56. Here's my own simple retelling of the Easter story.
57. Tell the story with Jelly Beans. (!!!)
58. Make your own set of Resurrection Eggs and use them daily to retell the story of the death and Resurrection of our Lord. We've done this, and we love them! We've even been known to hang them on our Jesse Tree to make an Easter tree! (added bonus: cheerful Easter decor)
59. Watch The Prince of Egypt to start a discussion of the original Passover and then lead in to a discussion of how Jesus is our Passover Lamb.

Eat the Story
60. Tell the story as you make these wonderful Easter Cookies. Each step in the baking process tells a bit of the story and the end result? Empty cookies! Just like the tomb!
61. Make your own Matzah bread--bread that figures heavily into the Jewish celebration of Passover. As you make the bread, tell the story of Jesus' death: he was beaten, pierced and bruised (look at the "bruise" spots as you take the matzah out of the oven.) Then anoint your matzah with oil! The matzah is a perfect example of how the Jewish Passover points to the dead and resurrected Messiah.
62. A hugely meaningful part of our Easter preparations the last few years has been a celebration of a Seder Supper. Here are the foods and litany that we use during our Seder. You can use your homemade matzah (see #61 above).
Here are the foods used for the Seder meal. Feel free to incorporate these items into your meals around Easter as a way to teach the Easter story. 
"You shall teach them diligently to your children, 
and shall talk of them when you sit in your house, 
when you walk by the way,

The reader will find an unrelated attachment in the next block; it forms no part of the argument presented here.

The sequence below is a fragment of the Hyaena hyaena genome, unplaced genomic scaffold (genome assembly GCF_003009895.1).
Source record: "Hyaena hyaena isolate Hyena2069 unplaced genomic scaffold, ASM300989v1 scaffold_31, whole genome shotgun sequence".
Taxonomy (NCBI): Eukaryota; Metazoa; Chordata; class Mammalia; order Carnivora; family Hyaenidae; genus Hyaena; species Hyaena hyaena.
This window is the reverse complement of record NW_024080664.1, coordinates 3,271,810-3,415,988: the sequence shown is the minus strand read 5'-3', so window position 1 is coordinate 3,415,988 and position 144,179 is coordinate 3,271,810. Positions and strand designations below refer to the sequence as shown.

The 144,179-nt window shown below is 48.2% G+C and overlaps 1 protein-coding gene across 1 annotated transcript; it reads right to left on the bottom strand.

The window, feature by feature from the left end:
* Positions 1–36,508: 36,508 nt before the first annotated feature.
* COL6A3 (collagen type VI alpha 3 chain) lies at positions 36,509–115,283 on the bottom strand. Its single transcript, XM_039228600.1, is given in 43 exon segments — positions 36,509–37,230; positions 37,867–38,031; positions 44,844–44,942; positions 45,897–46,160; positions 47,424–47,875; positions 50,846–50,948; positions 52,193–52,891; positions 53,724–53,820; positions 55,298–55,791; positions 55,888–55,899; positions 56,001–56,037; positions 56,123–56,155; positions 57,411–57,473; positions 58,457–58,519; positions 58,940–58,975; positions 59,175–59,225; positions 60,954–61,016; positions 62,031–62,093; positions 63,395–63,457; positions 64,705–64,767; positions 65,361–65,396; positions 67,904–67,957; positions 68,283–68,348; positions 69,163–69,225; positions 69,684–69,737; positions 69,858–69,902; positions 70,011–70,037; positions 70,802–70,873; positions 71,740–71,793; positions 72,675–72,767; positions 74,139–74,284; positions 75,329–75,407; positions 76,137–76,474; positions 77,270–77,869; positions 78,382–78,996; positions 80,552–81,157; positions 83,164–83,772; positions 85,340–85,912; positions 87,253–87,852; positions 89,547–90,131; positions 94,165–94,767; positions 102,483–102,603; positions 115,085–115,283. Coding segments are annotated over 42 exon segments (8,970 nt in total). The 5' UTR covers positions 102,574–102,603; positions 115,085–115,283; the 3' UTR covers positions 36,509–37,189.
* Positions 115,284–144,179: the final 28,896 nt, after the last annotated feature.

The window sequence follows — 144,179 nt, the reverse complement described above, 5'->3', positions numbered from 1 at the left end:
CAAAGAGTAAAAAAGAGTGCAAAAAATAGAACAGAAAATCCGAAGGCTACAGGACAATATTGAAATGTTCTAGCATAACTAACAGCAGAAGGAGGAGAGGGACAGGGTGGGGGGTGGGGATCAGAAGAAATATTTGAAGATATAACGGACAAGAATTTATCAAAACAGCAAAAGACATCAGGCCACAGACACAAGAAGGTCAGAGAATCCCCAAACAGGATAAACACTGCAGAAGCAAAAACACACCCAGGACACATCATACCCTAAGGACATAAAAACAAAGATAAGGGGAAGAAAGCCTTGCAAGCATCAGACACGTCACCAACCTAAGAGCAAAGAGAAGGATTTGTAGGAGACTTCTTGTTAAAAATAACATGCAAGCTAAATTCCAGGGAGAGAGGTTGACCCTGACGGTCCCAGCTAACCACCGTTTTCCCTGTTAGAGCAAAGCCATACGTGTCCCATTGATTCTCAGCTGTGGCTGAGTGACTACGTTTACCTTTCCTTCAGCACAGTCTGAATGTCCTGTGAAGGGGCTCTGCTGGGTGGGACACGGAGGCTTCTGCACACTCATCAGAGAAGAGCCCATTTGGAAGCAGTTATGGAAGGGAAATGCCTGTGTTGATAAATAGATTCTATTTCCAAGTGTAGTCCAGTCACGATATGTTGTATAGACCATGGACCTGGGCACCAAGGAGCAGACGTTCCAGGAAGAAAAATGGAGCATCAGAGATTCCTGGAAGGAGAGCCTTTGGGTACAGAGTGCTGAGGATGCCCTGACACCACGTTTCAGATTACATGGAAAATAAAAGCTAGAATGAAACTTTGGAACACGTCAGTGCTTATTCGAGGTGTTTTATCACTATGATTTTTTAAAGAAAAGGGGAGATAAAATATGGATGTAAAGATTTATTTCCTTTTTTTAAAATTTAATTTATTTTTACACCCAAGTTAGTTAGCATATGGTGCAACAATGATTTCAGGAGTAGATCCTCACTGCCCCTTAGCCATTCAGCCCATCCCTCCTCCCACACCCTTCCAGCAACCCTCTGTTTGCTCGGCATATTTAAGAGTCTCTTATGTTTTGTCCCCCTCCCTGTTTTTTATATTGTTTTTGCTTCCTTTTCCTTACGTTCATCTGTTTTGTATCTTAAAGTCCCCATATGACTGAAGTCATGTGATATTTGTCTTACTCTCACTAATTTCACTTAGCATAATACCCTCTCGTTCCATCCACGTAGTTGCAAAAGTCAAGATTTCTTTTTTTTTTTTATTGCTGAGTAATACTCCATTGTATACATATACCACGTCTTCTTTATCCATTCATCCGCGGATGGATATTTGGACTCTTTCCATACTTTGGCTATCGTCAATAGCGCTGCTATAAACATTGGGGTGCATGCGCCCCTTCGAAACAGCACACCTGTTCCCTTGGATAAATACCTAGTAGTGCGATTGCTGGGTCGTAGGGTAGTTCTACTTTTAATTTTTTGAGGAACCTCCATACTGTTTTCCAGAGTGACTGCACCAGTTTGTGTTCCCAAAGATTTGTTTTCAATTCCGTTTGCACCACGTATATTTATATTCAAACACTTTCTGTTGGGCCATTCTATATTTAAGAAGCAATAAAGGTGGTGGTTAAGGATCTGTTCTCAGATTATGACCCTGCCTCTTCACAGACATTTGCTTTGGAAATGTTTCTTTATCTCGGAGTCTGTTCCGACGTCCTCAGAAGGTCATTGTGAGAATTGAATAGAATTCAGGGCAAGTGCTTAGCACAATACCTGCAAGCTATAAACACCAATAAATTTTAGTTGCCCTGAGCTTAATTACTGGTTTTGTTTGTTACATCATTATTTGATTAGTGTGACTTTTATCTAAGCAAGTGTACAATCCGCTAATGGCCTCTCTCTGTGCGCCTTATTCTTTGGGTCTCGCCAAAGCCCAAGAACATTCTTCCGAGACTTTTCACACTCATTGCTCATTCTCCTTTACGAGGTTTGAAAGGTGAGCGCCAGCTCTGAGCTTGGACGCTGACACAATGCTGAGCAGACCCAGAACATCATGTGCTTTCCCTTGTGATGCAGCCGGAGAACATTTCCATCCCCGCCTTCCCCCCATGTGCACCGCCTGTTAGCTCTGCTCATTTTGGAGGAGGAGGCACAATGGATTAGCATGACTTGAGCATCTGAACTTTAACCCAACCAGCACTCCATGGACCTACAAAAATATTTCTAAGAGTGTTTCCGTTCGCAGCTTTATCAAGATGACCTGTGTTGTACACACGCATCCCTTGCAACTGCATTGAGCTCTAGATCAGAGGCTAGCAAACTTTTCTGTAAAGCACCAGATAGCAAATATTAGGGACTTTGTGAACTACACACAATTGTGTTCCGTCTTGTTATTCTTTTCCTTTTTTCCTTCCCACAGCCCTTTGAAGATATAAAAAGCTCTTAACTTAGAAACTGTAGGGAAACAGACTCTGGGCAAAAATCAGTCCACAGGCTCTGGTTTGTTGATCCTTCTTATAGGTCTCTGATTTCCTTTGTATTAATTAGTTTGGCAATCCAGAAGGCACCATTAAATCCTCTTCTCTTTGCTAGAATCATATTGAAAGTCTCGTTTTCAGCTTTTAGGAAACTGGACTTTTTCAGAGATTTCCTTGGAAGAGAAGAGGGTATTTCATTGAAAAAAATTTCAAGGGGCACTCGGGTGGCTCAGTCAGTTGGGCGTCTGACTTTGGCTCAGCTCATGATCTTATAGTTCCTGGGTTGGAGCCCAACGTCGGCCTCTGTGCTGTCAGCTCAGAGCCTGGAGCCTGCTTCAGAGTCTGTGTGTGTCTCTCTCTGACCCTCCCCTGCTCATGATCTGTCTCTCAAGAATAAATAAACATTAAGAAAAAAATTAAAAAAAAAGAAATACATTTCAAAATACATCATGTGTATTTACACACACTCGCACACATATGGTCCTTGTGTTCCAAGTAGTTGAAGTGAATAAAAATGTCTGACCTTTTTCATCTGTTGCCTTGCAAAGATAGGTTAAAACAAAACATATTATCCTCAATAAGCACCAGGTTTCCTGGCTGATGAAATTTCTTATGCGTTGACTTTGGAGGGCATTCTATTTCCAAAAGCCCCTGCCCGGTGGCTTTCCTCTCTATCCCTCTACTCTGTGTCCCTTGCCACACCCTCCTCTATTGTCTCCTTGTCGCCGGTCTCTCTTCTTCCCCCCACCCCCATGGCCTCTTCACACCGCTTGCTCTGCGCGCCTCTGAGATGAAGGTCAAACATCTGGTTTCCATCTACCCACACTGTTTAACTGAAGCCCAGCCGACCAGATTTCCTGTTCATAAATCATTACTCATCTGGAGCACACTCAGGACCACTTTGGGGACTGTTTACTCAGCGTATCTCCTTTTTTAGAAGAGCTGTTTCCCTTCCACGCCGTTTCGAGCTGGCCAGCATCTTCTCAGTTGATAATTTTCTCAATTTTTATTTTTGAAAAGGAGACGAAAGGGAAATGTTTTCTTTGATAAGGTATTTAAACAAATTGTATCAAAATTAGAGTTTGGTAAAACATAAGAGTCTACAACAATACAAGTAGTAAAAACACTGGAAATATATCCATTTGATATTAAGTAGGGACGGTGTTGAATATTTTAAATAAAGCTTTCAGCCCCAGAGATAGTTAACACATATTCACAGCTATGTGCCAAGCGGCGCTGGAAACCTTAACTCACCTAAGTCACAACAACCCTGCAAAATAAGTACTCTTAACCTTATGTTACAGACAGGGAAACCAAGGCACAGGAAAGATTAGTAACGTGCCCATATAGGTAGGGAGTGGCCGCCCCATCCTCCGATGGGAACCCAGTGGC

when you lie down, 
and when you rise up.
Deuteronomy 6:7
63.  Grape juice or wine--There are traditionally four cups of wine/grape juice that will be used throughout the meal. These are the Cup of Sanctification, the Cup of Deliverance, the Cup of Redemption, and the Cup of Thanksgiving.
64. Romaine Lettuce Salad--After we dip the celery into the salt that symbolizes the Israelites tears, we will pause to eat a salad. The dipping of the vegetable into the salt water could also represent the way that the Israelites dipped the branches into the blood of the lamb to spread it over their doorposts.
65. Matzah bread--Matzah is an unleavened bread that refers to the fact that when the Israelites fled Egypt, they did not have time to let their bread rise. Leaven stands for sin in the Bible, and getting rid of leaven is a big part of the week of Passover. The Matzah bread is a beautiful picture of our Savior, the Bread of Life. He was perfectly sinless. During the Seder meal, the bread is broken, as our Savior was. Matzah bread is traditionally both pierced and striped, as our Savior was before He was crucified. Making Matzah with the kids would be a great way to prepare for the Seder meal both practically and spiritually.
66. Matzah Ball Soup--This would be a good place to pause for the soup made of crushed matzah bread. My mouth is watering just thinking about the combination of the broth and dough!
67. Steamed radishes--After we have tasted the horseradish, which is bitter herbsto symbolize the Israelites bitter enslavement, we will have our steamed radishes. In one of the Christian Haggadahs I linked to above, this is said to also be a reminder that sin can be our bitter enslavement.
68. Haroset is a mixture of apples, raisins, and honey that symbolizes the mortar that the Israelites used to build for the Egyptians. Charoset (HahROset) is a very kid-friendly part of the meal, and this was the whole idea for the seder meal--it is a way to teach our children about the beautiful truths of our faith.